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Biotechnology can pull us out of poverty- Nigerian farmers

Nigerian farmers have said that the adoption of biotechnology in farming has the capacity to pull majority of them out of poverty following the advantages attached to Genetically Modified (GM) crops.
Nigeria currently has approved for commercialisation, two GM crops, namely; Pod Borer Resistant (PBR) Cowpea, and BT Cotton.
Since the approval of these crops for planting, Nigerian farmers has expressed optimism that these crops would be a game changer in farming.
The National of President of National Cotton Association of Nigeria (NACOTAN), Mr Anibe Achimugu said cotton farmers would plant the BT cotton because of the benefits. 
He said crop is resistant to pests while on the farm, also has the capacity to yield far higher than the conventional seeds.

“Our farmers are willing to adopt it if the see it. The advantage of the seed should outweigh the cost.

“We are believing that we would spray less chemicals because of the quality of the seed, it will not attract much pest, that is one advantage.
“Then obviously, it is also drought resistant, coupled with that, the yield factor is supposed to be high. So when you put all those things together, it makes sense.
“A farmer is doing on average of 400kg to 500kg per hectare, but with the GM cotton, we are looking at a minimum of 2 tons to 2.5 tons per hectare”, he said.
The President of All Farmers Association of Nigeria (AFAN), Arc Kabir Ibrahim said he believes that biotechnology can pull many farmers out of poverty.
He said farmers in Nigeria fully embrace science as a way to improve agricultural productivity and earn more money from farming.
“As farmers, we use the product of research and discoveries of science, we fully embrace biotechnology, unless science proves that there is a connection between GM crops and cancer.
“That is why we have the biosafety agency which ensures that whatever goes to the consumers is wholesome, that is what we rely on”, Ibrahim noted.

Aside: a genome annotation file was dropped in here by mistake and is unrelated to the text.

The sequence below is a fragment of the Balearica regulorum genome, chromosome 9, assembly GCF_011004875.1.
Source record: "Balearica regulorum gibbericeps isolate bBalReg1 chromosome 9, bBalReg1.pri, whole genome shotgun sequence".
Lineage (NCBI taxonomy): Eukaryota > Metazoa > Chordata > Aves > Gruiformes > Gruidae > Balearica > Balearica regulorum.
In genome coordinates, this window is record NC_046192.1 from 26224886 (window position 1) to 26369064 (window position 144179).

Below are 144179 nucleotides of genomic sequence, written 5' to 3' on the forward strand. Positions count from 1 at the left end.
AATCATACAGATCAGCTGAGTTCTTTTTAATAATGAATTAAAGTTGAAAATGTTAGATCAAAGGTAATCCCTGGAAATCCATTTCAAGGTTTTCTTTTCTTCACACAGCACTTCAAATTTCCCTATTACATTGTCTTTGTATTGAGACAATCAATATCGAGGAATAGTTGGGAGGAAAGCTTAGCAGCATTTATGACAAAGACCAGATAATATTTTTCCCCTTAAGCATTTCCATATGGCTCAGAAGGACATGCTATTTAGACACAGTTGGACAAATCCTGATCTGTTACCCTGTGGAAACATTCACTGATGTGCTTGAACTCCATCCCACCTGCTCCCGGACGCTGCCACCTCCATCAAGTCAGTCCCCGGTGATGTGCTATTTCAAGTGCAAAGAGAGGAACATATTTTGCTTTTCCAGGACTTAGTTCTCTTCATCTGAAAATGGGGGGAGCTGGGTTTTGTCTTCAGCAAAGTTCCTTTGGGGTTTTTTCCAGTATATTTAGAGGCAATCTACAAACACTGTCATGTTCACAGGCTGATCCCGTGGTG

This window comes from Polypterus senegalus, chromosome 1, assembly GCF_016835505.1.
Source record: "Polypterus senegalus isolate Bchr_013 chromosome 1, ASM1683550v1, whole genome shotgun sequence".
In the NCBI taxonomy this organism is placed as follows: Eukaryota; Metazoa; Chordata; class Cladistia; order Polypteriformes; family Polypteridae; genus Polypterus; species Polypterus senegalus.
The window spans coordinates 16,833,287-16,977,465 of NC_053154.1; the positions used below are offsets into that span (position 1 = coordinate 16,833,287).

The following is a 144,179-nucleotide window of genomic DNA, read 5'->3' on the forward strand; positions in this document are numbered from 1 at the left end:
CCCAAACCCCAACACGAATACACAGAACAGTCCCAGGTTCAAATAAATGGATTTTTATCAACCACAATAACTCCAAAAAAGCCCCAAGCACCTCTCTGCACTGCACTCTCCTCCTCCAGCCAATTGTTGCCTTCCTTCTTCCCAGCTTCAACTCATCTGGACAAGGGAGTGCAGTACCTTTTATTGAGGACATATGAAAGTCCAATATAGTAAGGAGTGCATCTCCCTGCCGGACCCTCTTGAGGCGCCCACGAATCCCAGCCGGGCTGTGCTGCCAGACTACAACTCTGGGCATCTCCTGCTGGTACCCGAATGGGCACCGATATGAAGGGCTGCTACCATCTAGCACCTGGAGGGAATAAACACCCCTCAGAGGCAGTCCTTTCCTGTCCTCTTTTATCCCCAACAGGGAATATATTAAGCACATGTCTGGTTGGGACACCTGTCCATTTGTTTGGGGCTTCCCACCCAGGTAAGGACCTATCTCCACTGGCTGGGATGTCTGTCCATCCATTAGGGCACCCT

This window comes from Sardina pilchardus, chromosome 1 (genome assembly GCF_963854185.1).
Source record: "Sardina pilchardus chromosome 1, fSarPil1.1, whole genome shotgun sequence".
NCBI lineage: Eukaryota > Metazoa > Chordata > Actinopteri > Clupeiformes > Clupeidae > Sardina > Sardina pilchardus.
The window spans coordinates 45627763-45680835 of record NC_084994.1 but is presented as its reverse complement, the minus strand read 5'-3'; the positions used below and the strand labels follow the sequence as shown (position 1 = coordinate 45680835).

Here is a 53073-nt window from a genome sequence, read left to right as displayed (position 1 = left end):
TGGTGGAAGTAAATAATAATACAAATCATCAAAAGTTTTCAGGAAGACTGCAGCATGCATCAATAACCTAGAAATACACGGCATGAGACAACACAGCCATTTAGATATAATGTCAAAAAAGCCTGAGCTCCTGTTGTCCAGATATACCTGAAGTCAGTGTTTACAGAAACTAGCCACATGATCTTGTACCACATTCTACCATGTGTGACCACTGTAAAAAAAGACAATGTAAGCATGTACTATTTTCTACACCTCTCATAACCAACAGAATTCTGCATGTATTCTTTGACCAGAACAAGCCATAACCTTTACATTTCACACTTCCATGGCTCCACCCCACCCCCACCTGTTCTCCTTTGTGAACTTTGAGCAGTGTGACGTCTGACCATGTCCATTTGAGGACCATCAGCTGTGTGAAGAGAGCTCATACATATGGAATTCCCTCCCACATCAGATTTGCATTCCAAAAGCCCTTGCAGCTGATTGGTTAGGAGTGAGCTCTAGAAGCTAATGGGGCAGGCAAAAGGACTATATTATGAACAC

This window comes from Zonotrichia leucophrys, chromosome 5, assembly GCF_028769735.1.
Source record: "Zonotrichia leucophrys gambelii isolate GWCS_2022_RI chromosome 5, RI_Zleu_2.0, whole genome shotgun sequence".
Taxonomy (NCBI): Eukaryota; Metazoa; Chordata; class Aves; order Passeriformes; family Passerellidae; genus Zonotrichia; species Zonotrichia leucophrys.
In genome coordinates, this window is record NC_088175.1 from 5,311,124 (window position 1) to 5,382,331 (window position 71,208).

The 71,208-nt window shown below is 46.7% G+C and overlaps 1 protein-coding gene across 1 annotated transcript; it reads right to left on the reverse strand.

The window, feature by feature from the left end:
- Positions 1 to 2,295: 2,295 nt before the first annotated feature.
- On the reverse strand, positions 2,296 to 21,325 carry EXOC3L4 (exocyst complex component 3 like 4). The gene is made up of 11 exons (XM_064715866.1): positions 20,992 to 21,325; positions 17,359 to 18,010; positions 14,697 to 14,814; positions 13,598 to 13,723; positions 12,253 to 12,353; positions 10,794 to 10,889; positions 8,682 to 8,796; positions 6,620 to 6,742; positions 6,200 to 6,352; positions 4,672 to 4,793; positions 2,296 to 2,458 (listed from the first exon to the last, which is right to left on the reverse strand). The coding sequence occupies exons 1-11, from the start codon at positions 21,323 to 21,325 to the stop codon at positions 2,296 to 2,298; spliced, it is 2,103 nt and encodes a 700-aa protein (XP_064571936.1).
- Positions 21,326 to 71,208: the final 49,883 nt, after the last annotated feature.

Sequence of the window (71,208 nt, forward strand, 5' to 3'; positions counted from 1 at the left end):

He said GM crop’s resistance to pests and weeds, drought and flood tolerant are the advantages the crop has over the conventional ones, which makes it more suitable for farmers to embrace.
“The problems that farmers face is pests and weeds, for example, maize is affected by striga which is a plant that affects the growth and productivity of crops.
“But these crops that are genetically modified are such that they will resist the infestation of this weed, therefore, they will produce optimally because they are not affected by that weed.
“Then those ones that are resistant to drought, whenever the rains are not enough, they would produce optimally.
“And there are those crops that resist too much water, so, wnen there is too much water, it doesn’t affect their productivity”, he noted.
He, therefore, said there are many advantages, “what we are saying is that biotechnology or GM crops are likely to take the peasant farmers out of poverty into prosperity, we embrace it because that is out pathway to prosperity”.
“Farmers in Nigeria are look upon like poor people because planting and farming are regarded as drudgery and has to be done for survival, but here, we have a situation that will make us produce more than what we need, then we can sell and do whatever thing we want to do, so it is the quickest way we can get out of poverty”, he added.
Salmanu Abdullahi, a cotton farmers in Kaduna State said his farm has been used as a demonstration plot for BT cotton for over 3 years, and the results from the yield has been impressive.
“I am pioneering the production of BT cotton, and we are going to breed, produce everything here in Nigeria, my farm is being used for over 3 years as a pioneering demonstration farm.
“So, with proper training and demonstration, we planted same seed on my farm, the outcome was beautiful.
“So, the following year, we started engaging farmers to plant on half hectare, also, the result was beautiful”, he said.
He said the Nigerian cotton hardly yield more than 800kg per hectare, but with the BT cotton, all the farmers that planted were able to achieve a minimum of 3.5 tons per hectare.
“So, if you do the calculation, the farmers that planted BT cotton will get about of N1 million or roughly N600,000 to N800,000 per hectare if you remove the cost of production.
“So, our interest is the farmer’s gain. The farmers are very poor, how do we encourage the farmers to be making profit from agriculture.
“Let our farmers not continue to be poor, that is what is causing these problems of insecurity because people cannot afford to eat”, he noted.
He further explained that if you plant the local seed and the BT cotton side by side, after 4 weeks, you will see the difference, the BT cotton doesn’t attract insects, but the local cotton is being attacked by insects,
“If the farmer cannot afford chemicals, then there will be problem. The BT cotton can get over 200 balls per plant, but the local cotton will hardly get over 20 balls per plant”, he added.
Source: Nigerian Tribune

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